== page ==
My father is of the age where he no longer drives very long distances. He is willing to go a few blocks to the bank or to the grocery story, but beyond that he lets others do the driving. It was one such occasion when he recently asked me to accompany him to downtown Miami, to the German consulate. I picked him up from his condo where he stays to escape the Canadian winters and helped him into my car and off we went on our little journey.
We reached our destination and I let him off in front of the building so he would not have to walk too far. As I left to park the car, I reminded him that he is going to the 22nd floor and that I would meet him up there soon.
The nearby municipal parking lot was a bit of a rip-off. They charge $6 for the first three-hour increment, even if you are on a half-hour errand which we were. I made a mental note that when I return to my car, I would give my ticket with the remaining time to someone else to put on their dashboard. Why should I let the city gouge two people if I could prevent it?
Upon entering the building, I told the security guard that I am going to the consulate and he walked me to the elevator and punched in a multi-numbered code and then hit the button for the 18th floor.
"Isn't the consulate on the 22nd floor?" I asked him.
"Which consulate are you going to?"
"The German one," I replied.
"Oh," and he then punched in a new code and hit 22.
When the elevator doors opened at the 18th floor I could see a large panoramic photo of Israel on the wall. I guess my kippa created the assumption. A fellow with me in the elevator commented on the irony that both the Israeli and German consulates are in the same building. "Yeah, we have come a long way, haven't we?" I responded.
I joined my dad and waited in the sparse but clean waiting room while ladies behind glass partitions did their bureaucratic work. Fifteen minutes later they announced over the intercom, "Irving Nightingale, Room 1." As I opened the door for my dad, he said to the young blonde German woman, "This is my son. Would it be okay for him to join me?"
Her smile indicated fine. She slipped the document beneath the glass partition through the bank-like metal tray for him to sign. It was the form that proved that he was still alive and therefore still entitled to war reparation payments from the German government after the Holocaust.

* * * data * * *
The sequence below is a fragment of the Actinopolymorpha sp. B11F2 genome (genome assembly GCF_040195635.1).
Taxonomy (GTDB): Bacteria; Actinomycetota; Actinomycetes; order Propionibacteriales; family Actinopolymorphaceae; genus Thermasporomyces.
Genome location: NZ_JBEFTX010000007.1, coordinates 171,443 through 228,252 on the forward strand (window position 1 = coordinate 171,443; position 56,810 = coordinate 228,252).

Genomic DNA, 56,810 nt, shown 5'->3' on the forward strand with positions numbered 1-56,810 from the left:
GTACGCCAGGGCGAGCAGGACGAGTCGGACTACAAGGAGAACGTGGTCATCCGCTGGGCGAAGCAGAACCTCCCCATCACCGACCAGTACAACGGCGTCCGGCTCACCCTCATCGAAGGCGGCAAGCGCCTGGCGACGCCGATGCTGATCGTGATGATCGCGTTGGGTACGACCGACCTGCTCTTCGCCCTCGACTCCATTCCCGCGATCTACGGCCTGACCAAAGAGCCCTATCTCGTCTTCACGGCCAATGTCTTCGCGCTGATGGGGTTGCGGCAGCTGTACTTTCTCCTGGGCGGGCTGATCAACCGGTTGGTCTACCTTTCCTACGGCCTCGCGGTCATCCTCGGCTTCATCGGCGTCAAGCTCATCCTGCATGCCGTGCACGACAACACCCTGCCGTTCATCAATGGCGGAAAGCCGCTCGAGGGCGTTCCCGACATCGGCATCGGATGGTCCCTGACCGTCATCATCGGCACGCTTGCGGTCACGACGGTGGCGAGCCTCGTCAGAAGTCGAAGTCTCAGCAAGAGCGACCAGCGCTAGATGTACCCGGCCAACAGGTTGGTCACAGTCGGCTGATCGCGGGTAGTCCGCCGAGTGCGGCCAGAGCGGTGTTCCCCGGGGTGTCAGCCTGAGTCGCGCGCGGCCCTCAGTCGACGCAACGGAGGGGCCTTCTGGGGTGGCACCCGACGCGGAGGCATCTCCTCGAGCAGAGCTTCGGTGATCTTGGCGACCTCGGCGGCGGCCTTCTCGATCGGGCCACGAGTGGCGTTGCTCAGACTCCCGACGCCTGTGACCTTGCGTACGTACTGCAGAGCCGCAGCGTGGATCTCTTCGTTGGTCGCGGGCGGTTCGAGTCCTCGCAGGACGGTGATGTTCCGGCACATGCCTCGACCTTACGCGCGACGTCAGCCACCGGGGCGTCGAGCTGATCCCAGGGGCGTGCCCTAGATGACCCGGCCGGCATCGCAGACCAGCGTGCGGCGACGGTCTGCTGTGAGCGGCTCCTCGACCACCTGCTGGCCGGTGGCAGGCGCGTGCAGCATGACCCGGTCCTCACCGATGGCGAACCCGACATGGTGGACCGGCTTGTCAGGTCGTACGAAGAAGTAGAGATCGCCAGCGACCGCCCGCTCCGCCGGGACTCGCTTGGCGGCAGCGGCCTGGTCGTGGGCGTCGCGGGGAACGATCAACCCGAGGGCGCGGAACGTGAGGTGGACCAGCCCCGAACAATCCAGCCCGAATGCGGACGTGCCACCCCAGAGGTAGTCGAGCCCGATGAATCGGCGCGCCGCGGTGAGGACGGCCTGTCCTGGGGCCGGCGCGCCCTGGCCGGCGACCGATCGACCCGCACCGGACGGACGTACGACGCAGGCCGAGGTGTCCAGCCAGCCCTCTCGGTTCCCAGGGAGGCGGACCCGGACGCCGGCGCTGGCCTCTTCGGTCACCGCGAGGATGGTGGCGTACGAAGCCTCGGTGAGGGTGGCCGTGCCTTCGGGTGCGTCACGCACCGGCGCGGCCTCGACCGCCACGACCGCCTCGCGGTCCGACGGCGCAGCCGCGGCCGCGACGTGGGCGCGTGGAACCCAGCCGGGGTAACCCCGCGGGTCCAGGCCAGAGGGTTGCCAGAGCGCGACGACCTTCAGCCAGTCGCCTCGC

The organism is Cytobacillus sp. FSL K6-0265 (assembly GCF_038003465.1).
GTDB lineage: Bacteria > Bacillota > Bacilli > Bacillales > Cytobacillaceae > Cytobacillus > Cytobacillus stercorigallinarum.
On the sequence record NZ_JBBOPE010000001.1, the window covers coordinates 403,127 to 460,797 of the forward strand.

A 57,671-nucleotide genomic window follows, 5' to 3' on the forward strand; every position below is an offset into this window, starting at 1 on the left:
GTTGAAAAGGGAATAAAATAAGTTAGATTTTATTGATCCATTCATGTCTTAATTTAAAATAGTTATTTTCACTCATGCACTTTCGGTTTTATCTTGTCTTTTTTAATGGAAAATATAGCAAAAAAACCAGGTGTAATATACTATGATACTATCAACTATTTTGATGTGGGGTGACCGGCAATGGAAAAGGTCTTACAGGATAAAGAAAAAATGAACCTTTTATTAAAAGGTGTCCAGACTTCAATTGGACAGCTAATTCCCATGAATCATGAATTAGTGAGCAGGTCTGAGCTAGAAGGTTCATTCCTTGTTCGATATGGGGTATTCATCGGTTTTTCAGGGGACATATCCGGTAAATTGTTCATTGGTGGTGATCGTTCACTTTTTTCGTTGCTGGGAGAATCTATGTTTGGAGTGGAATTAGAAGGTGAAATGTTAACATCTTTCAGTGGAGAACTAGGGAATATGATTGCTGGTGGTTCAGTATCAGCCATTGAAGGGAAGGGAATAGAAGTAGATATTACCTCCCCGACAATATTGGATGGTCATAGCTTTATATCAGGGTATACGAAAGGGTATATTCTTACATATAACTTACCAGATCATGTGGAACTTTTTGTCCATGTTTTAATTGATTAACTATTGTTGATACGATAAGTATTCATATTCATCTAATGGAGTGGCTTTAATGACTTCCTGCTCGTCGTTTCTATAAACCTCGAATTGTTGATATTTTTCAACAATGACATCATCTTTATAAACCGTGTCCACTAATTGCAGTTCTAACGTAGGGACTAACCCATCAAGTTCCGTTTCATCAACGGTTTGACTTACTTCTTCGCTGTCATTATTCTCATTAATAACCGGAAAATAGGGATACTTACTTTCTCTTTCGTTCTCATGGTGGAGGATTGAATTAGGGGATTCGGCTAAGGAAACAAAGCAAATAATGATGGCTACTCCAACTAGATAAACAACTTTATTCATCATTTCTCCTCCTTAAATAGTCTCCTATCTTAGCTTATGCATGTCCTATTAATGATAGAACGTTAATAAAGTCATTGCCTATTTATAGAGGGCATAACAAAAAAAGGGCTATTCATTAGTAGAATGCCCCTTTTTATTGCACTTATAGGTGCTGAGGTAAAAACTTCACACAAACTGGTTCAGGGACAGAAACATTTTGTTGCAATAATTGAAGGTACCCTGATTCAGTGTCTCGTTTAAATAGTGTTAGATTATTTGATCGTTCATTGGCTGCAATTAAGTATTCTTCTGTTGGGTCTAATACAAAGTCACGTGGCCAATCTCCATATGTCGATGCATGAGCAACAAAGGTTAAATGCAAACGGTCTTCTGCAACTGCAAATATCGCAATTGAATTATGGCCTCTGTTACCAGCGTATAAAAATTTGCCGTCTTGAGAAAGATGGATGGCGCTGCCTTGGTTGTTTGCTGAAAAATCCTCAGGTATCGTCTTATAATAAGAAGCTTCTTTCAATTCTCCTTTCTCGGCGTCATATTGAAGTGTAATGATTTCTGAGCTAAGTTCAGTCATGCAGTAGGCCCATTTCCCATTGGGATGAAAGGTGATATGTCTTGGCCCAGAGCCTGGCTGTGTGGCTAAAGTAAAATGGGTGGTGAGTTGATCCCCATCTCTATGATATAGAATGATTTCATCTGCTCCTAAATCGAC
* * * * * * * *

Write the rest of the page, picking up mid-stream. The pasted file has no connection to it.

The whole thing took only a minute, but for those few moments that I sat next to my father during this very uneventful process, I could not help but note how utterly bizarre and surreal the whole thing really was. Here was this sweet, pleasant young German woman so kindly and politely assisting my father in receiving funds from the German government and, in my mind, I contrasted this to the horrible, savage treatment that he had endured at the hands of her predecessors over 60 years ago. I wondered if my father sensed the irony of the moment but I could not summon the courage to ask.
We have come a long way, haven't we?
I bear no hatred toward this young woman, nor do I assume her grandparents had anything to do with the treatment of my father or the murder of his parents. If anything, at least the German people have taken some responsibility and have remorse for their history, unlike the Cambodians, Soviets or many other nations that have committed similar atrocities but sweep it under the rug. It was just that ... well, I guess that small exchange I had with the fellow in the elevator summed it all up: We have come a long way, haven't we?
We left the building and I told my dad to wait in the lobby while I retrieved the car. At the parking lot I remembered the promise to myself and searched for someone who could use my ticket. I found a nice young touristy looking couple who were a bit distraught because they deposited only three dollars into the parking machine but received no ticket and had no other cash.
I gave them my ticket and they thanked me profusely. Judging by their accent and their appearance I could tell that they were German.